When you first hear the premise behind much of Berlin-based architect Jürgen Mayer’s work, it seems like a joke. Most of it, explains the text to his eponymous show at the San Francisco Museum of Modern Art (SFMOMA), comes from an investigation of data protection patterns: those sets of numbers, shapes, letters, or symbols used on the insides of pay slips and IRS envelopes to hide the information inside. The patterns, writes SFMOMA’s architecture and design curator Henry Urbach, “recapitulate important properties of architectural surfaces—such as the way boundaries control movement and visibility across space—while providing a contemporary language of ornament.”
It’s no joke. This “language of ornament,” inspired by what appears to be a random exploration, has led to some of the most intriguing formal designs in the world. Clients in Europe have embraced the conceptual practice of his firm, J. Mayer H., and built or are building over 35 of his projects, which move the already tenuous line between fine art and architecture that much closer to the side of art.
At first look, the presentation of his work seems equally ridiculous. Three huge, white, abstract plaster sculptures that slightly resemble dogs sit among a crisscross of floor and ceiling graphics, projected images of Mayer's work, and video clips of these protection patterns, all accompanied by buzzing, race-car-like noises. As you linger, the impact of the work seems to grow in significance.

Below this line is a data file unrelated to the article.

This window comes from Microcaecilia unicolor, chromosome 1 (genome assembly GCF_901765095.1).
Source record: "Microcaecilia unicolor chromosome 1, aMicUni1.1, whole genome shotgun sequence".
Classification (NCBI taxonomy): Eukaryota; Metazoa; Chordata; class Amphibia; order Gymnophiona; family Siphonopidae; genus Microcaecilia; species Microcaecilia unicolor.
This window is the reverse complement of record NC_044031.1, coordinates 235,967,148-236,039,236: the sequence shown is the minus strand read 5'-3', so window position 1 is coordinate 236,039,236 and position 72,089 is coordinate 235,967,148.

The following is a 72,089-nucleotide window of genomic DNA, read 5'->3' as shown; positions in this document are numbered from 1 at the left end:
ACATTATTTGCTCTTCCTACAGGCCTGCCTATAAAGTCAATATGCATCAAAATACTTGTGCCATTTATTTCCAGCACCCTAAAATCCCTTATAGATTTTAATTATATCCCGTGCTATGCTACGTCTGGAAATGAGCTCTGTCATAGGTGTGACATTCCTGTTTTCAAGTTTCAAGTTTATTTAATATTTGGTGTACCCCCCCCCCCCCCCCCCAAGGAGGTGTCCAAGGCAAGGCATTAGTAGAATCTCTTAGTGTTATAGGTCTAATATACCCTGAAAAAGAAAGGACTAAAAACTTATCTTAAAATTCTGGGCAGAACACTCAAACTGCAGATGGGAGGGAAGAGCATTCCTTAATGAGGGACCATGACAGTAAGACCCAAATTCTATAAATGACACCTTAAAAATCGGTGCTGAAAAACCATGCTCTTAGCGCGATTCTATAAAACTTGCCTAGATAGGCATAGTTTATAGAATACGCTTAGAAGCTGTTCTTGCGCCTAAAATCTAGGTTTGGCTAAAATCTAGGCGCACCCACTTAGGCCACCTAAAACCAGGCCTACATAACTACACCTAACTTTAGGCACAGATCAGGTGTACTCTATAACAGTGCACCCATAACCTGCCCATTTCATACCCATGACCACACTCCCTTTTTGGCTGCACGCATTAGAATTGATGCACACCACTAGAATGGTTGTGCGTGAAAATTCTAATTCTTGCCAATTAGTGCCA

The most obvious connection comes from the videos of the work itself, beamed from openings in the sculptural installations that, it turns out, are themselves giant versions of the data patterns. The slideshows capture misshapen architectural forms such as the fractured, off-kilter Court of Justice in Hasselt, Belgium; the mushroom-like Metro Parasol in Seville, Spain; and the web-like Mensa Moltke, a student canteen at the Karlsruhe University in Karlsruhe, Germany. Images of some of his sculptures, like his wavy green blob called beat.wave for the Pulse art show in Miami, are difficult to distinguish from the architecture.
Shots of the buildings and sculptures are mingled with images of the data protection patterns, also projected and warped, on small TVs built into the sculptures and drawn on the floor and ceiling. If you listen carefully, the abstract patterns inform the hectic sounds around you. Every part of the show is made up of these patterns, which infuse and overwhelm the senses.
They also make the point that this formal investigation, while perhaps random, has the capacity to create and warp just about anything. Mayer is a master at studying and manipulating pure form and pattern, and the potential outgrowths of this investigation seem endless. They produce designs made possible with today’s sophisticated building and computer technologies. With the help of engineering firms like Arup, which contributed to several of his structures, they also showcase the fantastic structures that this combination can create. In Mayer’s architecture, this investigation of data patterns epitomizes a desire for new, integrated ornament, and crystallizes in built form the chaos of our times.
The show, like most architecture exhibitions, is hemmed in by the limitations of trying to capture an art best experienced in person. But its array of media provides ample inspiration to begin thinking about the possibilities of Mayer’s work. If this degree of thought can go into a building’s envelope, imagine how Mayer’s talent could transform buildings as integrated systems, or conceive of whole urban environments.